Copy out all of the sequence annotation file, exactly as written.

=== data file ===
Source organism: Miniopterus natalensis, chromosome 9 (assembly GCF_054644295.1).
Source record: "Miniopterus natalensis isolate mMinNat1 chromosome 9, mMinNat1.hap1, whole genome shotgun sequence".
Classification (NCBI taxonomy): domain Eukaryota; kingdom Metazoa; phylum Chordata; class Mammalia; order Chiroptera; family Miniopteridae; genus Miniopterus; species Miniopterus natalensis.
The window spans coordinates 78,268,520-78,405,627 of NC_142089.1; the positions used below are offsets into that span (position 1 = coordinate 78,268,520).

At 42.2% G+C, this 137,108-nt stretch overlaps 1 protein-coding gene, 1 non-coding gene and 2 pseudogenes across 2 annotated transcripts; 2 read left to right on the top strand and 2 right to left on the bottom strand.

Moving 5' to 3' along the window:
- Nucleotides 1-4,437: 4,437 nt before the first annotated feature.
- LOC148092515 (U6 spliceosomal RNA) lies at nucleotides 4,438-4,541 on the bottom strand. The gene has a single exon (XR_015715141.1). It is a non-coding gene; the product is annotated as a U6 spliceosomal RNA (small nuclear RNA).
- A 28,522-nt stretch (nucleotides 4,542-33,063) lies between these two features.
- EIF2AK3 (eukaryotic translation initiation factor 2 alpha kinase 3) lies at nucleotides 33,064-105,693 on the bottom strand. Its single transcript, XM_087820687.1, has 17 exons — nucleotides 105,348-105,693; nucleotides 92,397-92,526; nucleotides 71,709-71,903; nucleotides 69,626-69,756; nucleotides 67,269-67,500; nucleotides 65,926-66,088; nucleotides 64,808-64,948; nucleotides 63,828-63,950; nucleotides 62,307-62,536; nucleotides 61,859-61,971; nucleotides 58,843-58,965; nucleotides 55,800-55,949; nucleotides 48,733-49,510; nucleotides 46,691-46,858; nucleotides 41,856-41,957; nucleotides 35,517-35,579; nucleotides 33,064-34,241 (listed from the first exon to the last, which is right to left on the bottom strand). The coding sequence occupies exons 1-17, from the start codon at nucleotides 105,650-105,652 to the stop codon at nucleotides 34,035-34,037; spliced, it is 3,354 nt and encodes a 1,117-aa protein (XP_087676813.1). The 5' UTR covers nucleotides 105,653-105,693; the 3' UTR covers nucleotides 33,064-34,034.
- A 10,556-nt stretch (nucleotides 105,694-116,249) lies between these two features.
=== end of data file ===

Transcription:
Source organism: Miniopterus natalensis, chromosome 9 (assembly GCF_054644295.1).
Source record: "Miniopterus natalensis isolate mMinNat1 chromosome 9, mMinNat1.hap1, whole genome shotgun sequence".
Classification (NCBI taxonomy): domain Eukaryota; kingdom Metazoa; phylum Chordata; class Mammalia; order Chiroptera; family Miniopteridae; genus Miniopterus; species Miniopterus natalensis.
The window spans coordinates 78,268,520-78,405,627 of NC_142089.1; the positions used below are offsets into that span (position 1 = coordinate 78,268,520).

At 42.2% G+C, this 137,108-nt stretch overlaps 1 protein-coding gene, 1 non-coding gene and 2 pseudogenes across 2 annotated transcripts; 2 read left to right on the top strand and 2 right to left on the bottom strand.

Moving 5' to 3' along the window:
- Nucleotides 1-4,437: 4,437 nt before the first annotated feature.
- LOC148092515 (U6 spliceosomal RNA) lies at nucleotides 4,438-4,541 on the bottom strand. The gene has a single exon (XR_015715141.1). It is a non-coding gene; the product is annotated as a U6 spliceosomal RNA (small nuclear RNA).
- A 28,522-nt stretch (nucleotides 4,542-33,063) lies between these two features.
- EIF2AK3 (eukaryotic translation initiation factor 2 alpha kinase 3) lies at nucleotides 33,064-105,693 on the bottom strand. Its single transcript, XM_087820687.1, has 17 exons — nucleotides 105,348-105,693; nucleotides 92,397-92,526; nucleotides 71,709-71,903; nucleotides 69,626-69,756; nucleotides 67,269-67,500; nucleotides 65,926-66,088; nucleotides 64,808-64,948; nucleotides 63,828-63,950; nucleotides 62,307-62,536; nucleotides 61,859-61,971; nucleotides 58,843-58,965; nucleotides 55,800-55,949; nucleotides 48,733-49,510; nucleotides 46,691-46,858; nucleotides 41,856-41,957; nucleotides 35,517-35,579; nucleotides 33,064-34,241 (listed from the first exon to the last, which is right to left on the bottom strand). The coding sequence occupies exons 1-17, from the start codon at nucleotides 105,650-105,652 to the stop codon at nucleotides 34,035-34,037; spliced, it is 3,354 nt and encodes a 1,117-aa protein (XP_087676813.1). The 5' UTR covers nucleotides 105,653-105,693; the 3' UTR covers nucleotides 33,064-34,034.
- A 10,556-nt stretch (nucleotides 105,694-116,249) lies between these two features.